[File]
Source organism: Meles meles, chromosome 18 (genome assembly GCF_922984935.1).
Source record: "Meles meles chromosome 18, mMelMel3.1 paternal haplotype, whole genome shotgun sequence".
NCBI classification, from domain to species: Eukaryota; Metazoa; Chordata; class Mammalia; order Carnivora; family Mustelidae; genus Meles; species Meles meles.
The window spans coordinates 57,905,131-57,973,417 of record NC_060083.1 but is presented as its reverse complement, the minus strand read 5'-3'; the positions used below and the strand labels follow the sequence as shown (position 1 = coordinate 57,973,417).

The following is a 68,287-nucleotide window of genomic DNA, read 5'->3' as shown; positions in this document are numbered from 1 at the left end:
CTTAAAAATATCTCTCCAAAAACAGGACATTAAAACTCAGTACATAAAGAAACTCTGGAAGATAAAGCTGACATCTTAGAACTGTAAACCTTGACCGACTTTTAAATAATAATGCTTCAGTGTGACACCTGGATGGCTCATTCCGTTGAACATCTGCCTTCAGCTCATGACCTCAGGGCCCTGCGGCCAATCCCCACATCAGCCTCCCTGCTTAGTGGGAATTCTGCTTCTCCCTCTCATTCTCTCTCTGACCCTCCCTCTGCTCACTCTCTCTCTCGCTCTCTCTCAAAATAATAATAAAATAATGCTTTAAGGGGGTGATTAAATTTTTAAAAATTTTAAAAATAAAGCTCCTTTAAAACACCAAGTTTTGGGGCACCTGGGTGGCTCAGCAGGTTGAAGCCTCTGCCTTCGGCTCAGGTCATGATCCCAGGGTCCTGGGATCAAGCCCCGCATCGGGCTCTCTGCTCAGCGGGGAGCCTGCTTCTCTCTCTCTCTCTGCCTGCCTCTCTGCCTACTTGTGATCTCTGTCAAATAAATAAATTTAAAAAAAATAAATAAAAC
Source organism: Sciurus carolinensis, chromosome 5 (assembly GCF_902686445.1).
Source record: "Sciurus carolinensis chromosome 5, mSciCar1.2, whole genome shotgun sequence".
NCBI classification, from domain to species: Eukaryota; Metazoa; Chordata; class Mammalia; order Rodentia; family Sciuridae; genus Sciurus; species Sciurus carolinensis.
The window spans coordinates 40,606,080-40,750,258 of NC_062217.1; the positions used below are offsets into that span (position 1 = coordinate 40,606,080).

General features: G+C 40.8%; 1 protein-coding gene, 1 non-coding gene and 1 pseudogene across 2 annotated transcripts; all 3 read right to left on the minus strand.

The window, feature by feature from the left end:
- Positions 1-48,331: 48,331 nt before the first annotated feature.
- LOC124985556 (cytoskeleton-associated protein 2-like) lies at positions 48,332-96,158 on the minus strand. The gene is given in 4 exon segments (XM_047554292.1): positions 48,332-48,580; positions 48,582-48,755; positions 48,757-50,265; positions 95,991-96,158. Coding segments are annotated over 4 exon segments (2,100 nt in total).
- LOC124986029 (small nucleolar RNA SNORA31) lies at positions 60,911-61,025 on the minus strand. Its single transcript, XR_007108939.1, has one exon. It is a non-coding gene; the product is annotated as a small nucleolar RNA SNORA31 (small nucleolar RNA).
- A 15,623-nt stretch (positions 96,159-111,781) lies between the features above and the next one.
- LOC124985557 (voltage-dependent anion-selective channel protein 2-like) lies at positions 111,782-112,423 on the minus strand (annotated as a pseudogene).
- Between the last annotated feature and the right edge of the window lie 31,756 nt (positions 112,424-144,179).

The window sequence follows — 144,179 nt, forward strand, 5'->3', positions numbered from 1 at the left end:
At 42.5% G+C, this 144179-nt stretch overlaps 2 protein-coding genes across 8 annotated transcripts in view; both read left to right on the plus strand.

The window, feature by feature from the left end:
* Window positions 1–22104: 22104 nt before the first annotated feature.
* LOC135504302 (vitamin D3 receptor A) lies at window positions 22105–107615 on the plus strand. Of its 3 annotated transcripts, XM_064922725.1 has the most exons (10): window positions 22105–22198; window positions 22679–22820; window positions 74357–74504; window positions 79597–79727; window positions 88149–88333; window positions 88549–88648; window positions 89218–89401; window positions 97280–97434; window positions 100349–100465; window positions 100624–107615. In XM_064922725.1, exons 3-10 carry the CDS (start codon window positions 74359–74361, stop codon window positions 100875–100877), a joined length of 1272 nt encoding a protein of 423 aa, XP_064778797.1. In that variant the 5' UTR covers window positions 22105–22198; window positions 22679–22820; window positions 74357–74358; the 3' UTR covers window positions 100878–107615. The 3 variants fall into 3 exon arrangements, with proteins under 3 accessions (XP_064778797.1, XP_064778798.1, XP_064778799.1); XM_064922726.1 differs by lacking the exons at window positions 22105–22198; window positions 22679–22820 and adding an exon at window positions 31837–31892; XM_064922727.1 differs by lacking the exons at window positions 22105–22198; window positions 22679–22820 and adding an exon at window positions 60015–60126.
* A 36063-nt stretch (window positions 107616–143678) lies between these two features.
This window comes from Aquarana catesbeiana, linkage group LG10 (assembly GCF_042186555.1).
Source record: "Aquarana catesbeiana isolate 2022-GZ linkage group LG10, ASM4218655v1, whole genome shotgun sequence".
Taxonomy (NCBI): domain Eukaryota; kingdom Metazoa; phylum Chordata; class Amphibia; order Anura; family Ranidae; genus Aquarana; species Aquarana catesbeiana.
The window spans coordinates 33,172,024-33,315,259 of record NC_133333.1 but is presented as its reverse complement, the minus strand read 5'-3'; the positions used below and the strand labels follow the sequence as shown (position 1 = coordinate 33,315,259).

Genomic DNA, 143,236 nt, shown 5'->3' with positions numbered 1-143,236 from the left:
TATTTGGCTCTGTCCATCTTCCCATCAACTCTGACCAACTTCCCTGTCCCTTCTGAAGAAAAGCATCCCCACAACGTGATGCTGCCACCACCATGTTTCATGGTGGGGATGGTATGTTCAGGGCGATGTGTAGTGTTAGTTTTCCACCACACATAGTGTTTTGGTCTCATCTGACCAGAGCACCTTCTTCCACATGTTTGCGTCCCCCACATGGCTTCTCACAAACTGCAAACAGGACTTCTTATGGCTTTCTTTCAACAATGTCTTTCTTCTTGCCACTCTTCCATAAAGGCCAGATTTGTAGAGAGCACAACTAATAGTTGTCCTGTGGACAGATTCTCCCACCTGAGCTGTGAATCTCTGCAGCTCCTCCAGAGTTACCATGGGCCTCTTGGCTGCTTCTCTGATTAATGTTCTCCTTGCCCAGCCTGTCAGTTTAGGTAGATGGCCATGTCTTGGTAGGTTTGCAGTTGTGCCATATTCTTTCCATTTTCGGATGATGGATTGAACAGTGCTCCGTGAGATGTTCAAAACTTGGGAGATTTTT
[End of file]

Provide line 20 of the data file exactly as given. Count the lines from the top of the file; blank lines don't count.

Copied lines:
At 42.5% G+C, this 144179-nt stretch overlaps 2 protein-coding genes across 8 annotated transcripts in view; both read left to right on the plus strand.